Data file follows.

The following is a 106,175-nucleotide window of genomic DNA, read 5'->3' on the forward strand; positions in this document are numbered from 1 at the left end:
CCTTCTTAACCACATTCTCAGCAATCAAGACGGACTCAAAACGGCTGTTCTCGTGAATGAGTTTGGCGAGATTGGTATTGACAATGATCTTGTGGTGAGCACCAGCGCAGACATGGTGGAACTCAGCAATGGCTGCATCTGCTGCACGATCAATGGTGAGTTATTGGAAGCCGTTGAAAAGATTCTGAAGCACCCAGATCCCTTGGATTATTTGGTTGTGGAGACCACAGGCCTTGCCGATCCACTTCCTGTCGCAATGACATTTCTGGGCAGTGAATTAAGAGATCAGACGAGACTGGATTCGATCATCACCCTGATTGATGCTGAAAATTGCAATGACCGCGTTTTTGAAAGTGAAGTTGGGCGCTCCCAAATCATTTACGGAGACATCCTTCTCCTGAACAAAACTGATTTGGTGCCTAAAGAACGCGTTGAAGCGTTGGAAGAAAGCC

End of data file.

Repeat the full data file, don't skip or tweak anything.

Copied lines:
The following is a 106,175-nucleotide window of genomic DNA, read 5'->3' on the forward strand; positions in this document are numbered from 1 at the left end:
CCTTCTTAACCACATTCTCAGCAATCAAGACGGACTCAAAACGGCTGTTCTCGTGAATGAGTTTGGCGAGATTGGTATTGACAATGATCTTGTGGTGAGCACCAGCGCAGACATGGTGGAACTCAGCAATGGCTGCATCTGCTGCACGATCAATGGTGAGTTATTGGAAGCCGTTGAAAAGATTCTGAAGCACCCAGATCCCTTGGATTATTTGGTTGTGGAGACCACAGGCCTTGCCGATCCACTTCCTGTCGCAATGACATTTCTGGGCAGTGAATTAAGAGATCAGACGAGACTGGATTCGATCATCACCCTGATTGATGCTGAAAATTGCAATGACCGCGTTTTTGAAAGTGAAGTTGGGCGCTCCCAAATCATTTACGGAGACATCCTTCTCCTGAACAAAACTGATTTGGTGCCTAAAGAACGCGTTGAAGCGTTGGAAGAAAGCC